This week’s blog focuses on a loophole to the $3,000 deduction on capital loss losses. Businesses don’t always go as people hope they will. Unfortunately, in the last year we’ve seen a lot of struggle. Many businesses in specific industries, including food and entertainment, have had to close their doors. For business owners and entrepreneurs, that can often mean significant losses.
A business is a capital asset. When you sell that asset for profit, that’s a capital gain. When you sell at a loss or close it down, that is a capital loss. But, unfortunately, capital losses are limited to $3,000 per year, or $1,500 if married and filing a separate return.
Of course, when a business goes under, most investors lose a lot more than $3,000.
Anyone in this situation should be aware of the Section 1244 small business stock loophole. If you’re selling qualified 1244 stock at a loss (we’ll define what that means in a moment), you can treat up to $100,000 (if you’re a joint filer, or $50,000 if you’re not) as an ordinary loss, rather than as as a capital loss.
Here is one more example of the importance of a good entity analysis, because the 1244 rule does not apply to LLC’s. (Of course, the owners of the LLC may not need 1244, provided that they have sufficient basis in that business loss to be able to deduct it.) But you can see, once again, how critical the entity determination can be. It can be the difference between a limited loss of just $3,000 per year, versus being able to deduct up to $100,000 in losses.
There are three criteria to qualify as Section 1244 stock:
- The corporation’s equity must not exceed $1,000,000
- The stock must be issued for money or property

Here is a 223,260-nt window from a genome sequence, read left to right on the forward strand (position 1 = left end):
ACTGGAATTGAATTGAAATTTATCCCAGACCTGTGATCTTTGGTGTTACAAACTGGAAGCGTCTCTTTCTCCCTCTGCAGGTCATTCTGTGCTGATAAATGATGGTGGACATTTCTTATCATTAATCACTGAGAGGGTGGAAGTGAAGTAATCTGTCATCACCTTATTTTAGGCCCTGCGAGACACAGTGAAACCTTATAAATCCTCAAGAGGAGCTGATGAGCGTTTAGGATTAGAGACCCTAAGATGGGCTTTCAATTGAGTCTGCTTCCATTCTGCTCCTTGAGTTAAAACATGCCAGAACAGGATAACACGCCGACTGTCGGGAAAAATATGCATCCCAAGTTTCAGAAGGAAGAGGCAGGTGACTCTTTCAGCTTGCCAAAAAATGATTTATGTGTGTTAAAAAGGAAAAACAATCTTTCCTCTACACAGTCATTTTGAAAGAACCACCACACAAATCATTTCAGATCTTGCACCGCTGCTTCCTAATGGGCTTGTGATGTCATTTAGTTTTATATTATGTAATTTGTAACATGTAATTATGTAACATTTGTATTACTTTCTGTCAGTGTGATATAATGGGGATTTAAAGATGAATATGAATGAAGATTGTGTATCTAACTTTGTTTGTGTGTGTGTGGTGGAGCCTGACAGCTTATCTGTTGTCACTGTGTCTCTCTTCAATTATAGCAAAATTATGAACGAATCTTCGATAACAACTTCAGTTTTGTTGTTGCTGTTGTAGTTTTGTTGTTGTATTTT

- For five years preceding the loss, more than half of the business’ revenue must be from business operations and not passive income
The 1244 loophole is a viable strategy, regardless of holding periods. If unlucky entrepreneurs opened a restaurant in February of 2020 and closed two months later, they’ve got an opportunity to take that 1244 loss.
You can use 1244 to offset any other income that you have. If you’re in the 37% tax bracket, that 1244 loss may effectively save you 37% times the amount of the loss. Of course, it’s not always cut and dry. You could be in the 37% tax bracket, but just a dollar over the threshold. As accountants, we must calculate the client’s effective tax rate and multiply that effective tax rate against the amount of that loss so that they can take that deduction.
Lastly, while we keep using the term “loss”, you are obviously not actually selling an entity when you go out of business. You’re simply liquidating or disposing of it in some way. When you dispose of a business at a loss and shut it down, that is precisely where 1244 applies.
In summary, this is an example of converting capital losses to ordinary income. Of course, there are also times when you would want to go in the other direction.
If you’re interested in learning how to bring these and other tax saving strategies to your clients, click here to find out how to become a Certified Tax Planner.